to many Puritans’ decision to go to New England. Many were well-off in England but lived in economically depressed areas, and sought opportunity inthe New World, especially in the form of land ownership or a craft. While many New Englanders made a living by exporting fish and timber to Europe, most survived on subsistence family farming and the small surpluses this 10
produced. Compared to the southern colonies, in New England there were fewslaves and fewer indentured servants.Although New Englanders were not as wealthy as colonists in the Chesapeake region, wealth was distributed more equally than in Virginia or Maryland.But economic development was accompanied by social inequality, with a growing number of wage earners and a merchant elite profiting from an expansive trade in goods between the West Indies, Europe, and Africa.This economic growth and increasing commercialization worried some Puritan leaders, with fewer members of the Massachusetts colony being eligible for church membership. The Half-Way Covenant of 1662 was designed to solve this problem by enabling third-generation Puritans, those least likely to have met the “conversion” standard of church membership, to become church members merely because they were descendants of original Puritan settlers. By the late seventeenth century, ministers were excoriating colonists for violations such as selfishness, pride, and violation of the Sabbath in lengthy sermons called “jeremiads.”By 1600, the traditional view of English “liberties” as a set of privileges limited to certain social groups was competing with a notion that certain “rights of Englishmen” applied to everyone in thekingdom. This tradition rested on the Magna Carta of 1215, in which the king had given rights to all “free men” in England, including protection against arbitrary imprisonment and the seizure of property without due process of law.Over time this document came to signify a particularly “English freedom,” where the king was subject to the rule of law and all persons enjoyed security of person and property, and which was embodied in common law rights like habeus corpus and trial by jury. As the serfdom characteristic of feudalism receded, more and more Englishmen were considered “freeborn” and entitled to these rights.Political and religious divisions within seventeenth-century England heightened the meaning and importance of “freedom” there and in the colonies. The struggle for political supremacy between Parliament and Stuart monarchs James I and Charles I culminated in the 1640s in the English Civil War.Disputes over how and to what degreethe Church of England should distance itself from Catholicism, and struggles over the respective powers of Parliament and the king, including the king’s power to impose taxes without Parliament’s consent, provoked a military conflict that ended in a victory for pro-Parliamentary forces and the abolition of the monarchy and the execution of King Charles I. The victors established a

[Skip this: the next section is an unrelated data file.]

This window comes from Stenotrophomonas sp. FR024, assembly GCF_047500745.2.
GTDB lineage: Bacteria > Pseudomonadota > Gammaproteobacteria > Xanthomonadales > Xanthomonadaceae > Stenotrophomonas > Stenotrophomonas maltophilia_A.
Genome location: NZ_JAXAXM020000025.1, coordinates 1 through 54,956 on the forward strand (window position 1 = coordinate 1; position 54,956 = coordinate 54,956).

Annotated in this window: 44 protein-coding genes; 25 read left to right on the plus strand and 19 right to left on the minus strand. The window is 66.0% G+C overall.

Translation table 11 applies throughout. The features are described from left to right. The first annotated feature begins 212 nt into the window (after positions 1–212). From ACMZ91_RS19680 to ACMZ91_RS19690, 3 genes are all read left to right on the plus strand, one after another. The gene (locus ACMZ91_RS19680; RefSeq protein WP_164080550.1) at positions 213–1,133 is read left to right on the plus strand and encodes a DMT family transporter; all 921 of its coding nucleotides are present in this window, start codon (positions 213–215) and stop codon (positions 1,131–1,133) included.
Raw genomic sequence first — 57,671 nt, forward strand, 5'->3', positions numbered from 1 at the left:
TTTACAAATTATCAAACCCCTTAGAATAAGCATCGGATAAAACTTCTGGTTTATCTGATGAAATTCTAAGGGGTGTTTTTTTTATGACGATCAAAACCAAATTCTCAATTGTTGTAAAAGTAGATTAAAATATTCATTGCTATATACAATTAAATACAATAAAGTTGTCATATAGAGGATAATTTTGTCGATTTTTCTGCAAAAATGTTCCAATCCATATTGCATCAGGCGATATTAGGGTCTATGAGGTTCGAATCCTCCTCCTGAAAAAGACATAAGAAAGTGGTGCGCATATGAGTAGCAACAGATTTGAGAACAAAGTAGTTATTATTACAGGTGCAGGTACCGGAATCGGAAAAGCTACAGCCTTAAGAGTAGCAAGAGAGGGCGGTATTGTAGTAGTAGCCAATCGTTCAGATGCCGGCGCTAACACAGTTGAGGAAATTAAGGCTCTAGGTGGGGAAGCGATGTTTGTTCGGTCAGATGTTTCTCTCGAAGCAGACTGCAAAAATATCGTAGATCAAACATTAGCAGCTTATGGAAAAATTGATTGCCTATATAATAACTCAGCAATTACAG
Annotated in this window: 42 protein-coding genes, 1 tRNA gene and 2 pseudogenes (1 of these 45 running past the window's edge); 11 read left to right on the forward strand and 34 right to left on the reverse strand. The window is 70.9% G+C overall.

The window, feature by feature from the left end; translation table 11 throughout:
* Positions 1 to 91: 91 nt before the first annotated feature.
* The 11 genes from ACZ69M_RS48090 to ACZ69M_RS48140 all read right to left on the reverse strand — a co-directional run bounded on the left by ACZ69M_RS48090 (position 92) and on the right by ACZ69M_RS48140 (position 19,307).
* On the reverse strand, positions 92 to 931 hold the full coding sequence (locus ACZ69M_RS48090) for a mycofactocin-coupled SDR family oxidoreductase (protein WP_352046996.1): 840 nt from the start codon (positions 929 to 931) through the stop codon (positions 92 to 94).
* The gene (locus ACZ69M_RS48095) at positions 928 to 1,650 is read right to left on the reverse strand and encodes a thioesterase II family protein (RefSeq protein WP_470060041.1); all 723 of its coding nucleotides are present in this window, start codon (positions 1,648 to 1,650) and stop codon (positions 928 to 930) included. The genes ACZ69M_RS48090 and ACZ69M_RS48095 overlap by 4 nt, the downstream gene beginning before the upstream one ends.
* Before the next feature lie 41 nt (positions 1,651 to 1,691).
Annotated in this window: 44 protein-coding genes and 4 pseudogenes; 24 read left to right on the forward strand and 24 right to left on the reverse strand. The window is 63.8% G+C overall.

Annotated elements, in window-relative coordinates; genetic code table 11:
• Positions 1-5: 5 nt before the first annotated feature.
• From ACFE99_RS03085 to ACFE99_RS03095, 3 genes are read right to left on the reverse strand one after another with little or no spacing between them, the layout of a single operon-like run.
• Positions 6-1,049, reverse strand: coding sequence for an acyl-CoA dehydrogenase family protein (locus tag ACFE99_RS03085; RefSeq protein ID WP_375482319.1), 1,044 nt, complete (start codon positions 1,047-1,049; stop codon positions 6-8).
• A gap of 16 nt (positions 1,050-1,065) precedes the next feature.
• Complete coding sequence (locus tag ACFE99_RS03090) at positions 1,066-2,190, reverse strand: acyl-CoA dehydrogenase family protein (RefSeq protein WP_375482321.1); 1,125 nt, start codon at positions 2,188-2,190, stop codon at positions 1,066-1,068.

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- History, The Bible, Thirteen Colonies, Massachusetts Bay Colony